Singapore: Interfaith network on AIDS launched

Interfaith Singapore

SINGAPORE – An inter-religious group in this Southeast Asian nation has established the Singapore Interfaith Network on Aids (SINA).

Initiated by the Rev Dr Yap Kim Hao, former Bishop of the Methodist Church in Malaysia and Singapore and former general secretary of the Christian Conference of Asia, SINA has links with the Asian Network on Aids and similar networks in the region. It also works in collaboration with the regional office of United Nations program on Aids in Bangkok.

Dr Yap Kim Hao had attended the International Congress on Aids in Asia and Pacific held recently in Busan, Korea.

SINA seeks to bring together those who are involved in providing faith-based services to people living with Aids in order to develop a more wholistic approach.

Effective anti-retroviral medication are being supplied to needy Aids patients, counseling and support are given to them and their families, and a shelter is provided for the homeless stricken with Aids.

“We can do more and we must do more. Appeals will be made especially to more religious people and institutions to address this public health issue which is a threat to all – regardless of religion, race, gender, sexual orientation and socio-economic status. It has become a pandemic in our world and we are reminded of it on World Aids Day on December 1,” said SINA in a media release.

SINA has recognized the urgent need of prevention of further spread of HIV through wider education, including safe sex education in raising the consciousness of people.

This HIV awareness will lead to caring for those who are afflicted, removing the stigma of the disease and eradicating discrimination of those with HIV/Aids, SIMA feels.

According to the Singapore Ministry of Health, “In 2012, another 441 Singapore residents were newly reported with HIV infection. About 91% of the new cases were males and 9% were females. This brings the total number of Singaporeans living with HIV to 4,485 as of 2010. As on 31 Dec 2010, 2,319 are asymptomatic carriers, 1,137 have or have had Aids related illness and 1,389 have died.”

Of the 441 cases reported in 2010, 432 cases acquired the infection through the sexual route, with heterosexual transmission accounting for 52% of infections, homosexual transmission 37% and bisexual transmission 9%. Intravenous drug use(4 cases) accounted for 1% of infections.

Over half (55%) of all new cases reported in 2010 were aged between 30 to 49. years of age. Approximately 62% were single, 29% were married and 7% were divorced or separated.

The CIMA media release noted that “Our society has identified more than 4,485 people living with Aids now. They have been tested positive and 54% are already at a late stage of infection when tested. Thousands more live in denial and even afraid to go for testing for fear of losing their jobs and home and separation from their families and friends.”

One such victim known only by the name of John lamented:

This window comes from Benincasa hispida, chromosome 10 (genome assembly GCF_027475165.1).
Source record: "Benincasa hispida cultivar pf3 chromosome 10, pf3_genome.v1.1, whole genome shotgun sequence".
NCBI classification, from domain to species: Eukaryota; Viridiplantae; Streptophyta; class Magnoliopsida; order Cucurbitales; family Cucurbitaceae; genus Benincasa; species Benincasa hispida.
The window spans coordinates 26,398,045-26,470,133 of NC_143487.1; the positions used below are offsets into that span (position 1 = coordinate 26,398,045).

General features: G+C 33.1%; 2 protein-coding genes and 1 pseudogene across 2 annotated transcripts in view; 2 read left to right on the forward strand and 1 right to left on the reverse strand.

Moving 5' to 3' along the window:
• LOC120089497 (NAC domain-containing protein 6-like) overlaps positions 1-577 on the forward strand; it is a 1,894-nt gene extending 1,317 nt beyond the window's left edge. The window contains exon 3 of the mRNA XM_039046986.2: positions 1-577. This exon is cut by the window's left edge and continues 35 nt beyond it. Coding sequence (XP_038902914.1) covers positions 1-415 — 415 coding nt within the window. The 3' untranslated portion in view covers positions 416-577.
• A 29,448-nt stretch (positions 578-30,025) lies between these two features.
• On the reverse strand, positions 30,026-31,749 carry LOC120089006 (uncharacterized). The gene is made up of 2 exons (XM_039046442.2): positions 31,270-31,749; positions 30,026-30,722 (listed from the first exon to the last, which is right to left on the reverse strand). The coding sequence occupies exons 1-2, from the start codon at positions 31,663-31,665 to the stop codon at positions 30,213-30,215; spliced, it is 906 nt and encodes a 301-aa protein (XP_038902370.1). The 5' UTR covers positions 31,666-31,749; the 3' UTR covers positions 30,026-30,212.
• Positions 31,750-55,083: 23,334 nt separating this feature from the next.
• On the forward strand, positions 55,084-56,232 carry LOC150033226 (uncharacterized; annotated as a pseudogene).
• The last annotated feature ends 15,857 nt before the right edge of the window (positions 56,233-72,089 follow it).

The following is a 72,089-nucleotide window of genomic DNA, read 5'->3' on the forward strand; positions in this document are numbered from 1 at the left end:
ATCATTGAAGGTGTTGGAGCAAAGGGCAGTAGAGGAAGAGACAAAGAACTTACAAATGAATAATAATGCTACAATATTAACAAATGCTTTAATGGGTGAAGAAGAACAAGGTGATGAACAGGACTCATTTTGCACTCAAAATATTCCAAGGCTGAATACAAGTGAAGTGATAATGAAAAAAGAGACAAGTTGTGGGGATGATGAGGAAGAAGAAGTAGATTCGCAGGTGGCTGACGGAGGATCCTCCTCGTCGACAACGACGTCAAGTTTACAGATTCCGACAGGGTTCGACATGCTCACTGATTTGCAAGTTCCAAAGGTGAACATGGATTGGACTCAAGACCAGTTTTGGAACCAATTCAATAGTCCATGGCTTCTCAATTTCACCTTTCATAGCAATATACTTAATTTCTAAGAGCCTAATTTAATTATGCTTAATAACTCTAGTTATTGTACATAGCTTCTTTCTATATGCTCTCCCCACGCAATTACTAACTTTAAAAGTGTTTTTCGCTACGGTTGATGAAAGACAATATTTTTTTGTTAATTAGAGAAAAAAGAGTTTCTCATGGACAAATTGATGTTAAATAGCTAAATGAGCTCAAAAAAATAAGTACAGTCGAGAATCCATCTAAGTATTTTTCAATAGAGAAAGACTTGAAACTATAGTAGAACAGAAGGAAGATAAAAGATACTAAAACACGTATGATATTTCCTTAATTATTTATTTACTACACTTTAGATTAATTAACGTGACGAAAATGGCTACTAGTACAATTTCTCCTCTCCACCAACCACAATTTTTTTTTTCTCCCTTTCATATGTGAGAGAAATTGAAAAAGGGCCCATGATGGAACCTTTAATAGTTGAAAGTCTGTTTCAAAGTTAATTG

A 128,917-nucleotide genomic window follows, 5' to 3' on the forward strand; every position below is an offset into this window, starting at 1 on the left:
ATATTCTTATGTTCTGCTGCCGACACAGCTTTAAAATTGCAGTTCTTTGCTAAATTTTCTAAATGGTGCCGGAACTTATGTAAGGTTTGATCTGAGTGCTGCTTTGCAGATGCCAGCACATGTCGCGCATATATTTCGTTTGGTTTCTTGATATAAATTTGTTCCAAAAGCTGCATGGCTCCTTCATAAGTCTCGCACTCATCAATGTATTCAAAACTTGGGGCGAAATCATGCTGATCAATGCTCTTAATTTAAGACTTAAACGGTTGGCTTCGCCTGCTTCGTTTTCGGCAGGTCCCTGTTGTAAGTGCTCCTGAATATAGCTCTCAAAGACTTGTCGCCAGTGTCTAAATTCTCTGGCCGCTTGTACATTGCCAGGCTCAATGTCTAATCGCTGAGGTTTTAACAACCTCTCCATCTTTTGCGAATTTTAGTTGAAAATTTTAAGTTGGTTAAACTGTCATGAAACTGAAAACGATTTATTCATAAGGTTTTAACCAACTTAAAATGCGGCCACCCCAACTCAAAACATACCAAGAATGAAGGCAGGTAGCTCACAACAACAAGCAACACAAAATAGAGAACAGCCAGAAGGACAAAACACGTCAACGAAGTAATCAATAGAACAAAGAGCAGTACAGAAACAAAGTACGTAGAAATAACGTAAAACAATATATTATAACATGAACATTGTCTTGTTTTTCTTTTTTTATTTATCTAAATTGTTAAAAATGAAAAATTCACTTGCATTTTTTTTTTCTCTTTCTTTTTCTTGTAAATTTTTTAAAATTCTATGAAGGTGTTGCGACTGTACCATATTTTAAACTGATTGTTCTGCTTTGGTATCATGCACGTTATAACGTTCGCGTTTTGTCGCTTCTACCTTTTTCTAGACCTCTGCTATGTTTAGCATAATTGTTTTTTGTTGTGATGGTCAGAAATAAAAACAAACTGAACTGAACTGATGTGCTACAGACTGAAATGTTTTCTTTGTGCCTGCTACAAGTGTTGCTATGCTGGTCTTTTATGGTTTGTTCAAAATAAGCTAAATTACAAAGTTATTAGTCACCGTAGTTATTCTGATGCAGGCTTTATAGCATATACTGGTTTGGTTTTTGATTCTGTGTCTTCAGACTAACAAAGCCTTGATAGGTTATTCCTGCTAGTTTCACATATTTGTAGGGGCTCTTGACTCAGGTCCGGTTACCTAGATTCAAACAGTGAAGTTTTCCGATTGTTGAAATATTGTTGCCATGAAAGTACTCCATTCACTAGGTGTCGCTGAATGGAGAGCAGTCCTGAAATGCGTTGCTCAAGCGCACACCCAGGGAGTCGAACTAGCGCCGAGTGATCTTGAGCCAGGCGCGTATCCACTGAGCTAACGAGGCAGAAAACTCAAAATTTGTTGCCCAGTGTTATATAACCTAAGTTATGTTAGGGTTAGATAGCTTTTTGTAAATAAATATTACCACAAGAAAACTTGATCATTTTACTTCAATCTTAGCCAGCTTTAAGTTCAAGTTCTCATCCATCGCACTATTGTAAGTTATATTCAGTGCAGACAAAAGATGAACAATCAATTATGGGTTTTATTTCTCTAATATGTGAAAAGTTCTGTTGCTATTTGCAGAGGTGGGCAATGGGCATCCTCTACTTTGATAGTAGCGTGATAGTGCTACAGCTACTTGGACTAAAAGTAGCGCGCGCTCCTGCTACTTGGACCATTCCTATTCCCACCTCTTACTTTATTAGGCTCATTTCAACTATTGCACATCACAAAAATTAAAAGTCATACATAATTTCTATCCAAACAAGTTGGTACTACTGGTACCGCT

“But my life changed when I was diagnosed as being HIV positive. I lost my job. With no income, I had to sell my flat to my siblings so that I could get some cash in hand to obtain treatment and HIV medication. My relationship with my family became strained when they found out about by HIV status. They chased me out of the house, the very same house in which we had all lived happily before. I had nowhere to go. I wandered around aimlessly and lived on the streets and beaches.”

Jacinta Rajoo in drawing our attention to John in her article in The Catholic News questioned us:

“So why are HIV/AIDS sufferers treated with such disdain? Why are they dealt the double or triple blow of not only being afflicted by this disease but also the pain of losing material and financial freedom, or worst of all, their emotional and social support? “

It is generally known that Aids though contagious and incurable at the moment is just as death-threatening as other major diseases like cancer. With early detection and treatment people with Aids can live long and useful lives like the rest of us. We have the obligation to support and help one another, SINA said.

It quoted the US Secretary of State Hillary Clinton as saying early this month that
AIDS has killed 30 million people around the world, and 34 million are living with HIV today. In Sub-Saharan Africa—where 60 percent of the people with HIV are women and girls—it left a generation of children to grow up without mothers and fathers or teachers. In some communities, the only growth industry was the funeral business.”

She issued an appeal to Americans to usher in an Aids-free generation. This is a distinct possibility for all countries with the advance of medical science and social responsibility.

The worldwide call of UNAids is to “Get Together to Zero” – Zero tolerance of new Infections, Zero tolerance of Aids-related Deaths, Zero tolerance of Stigmatization and Discrimination.

Source: Asia Pacific Ecumenical News

Photo Credit: Asia Pacific Ecumenical News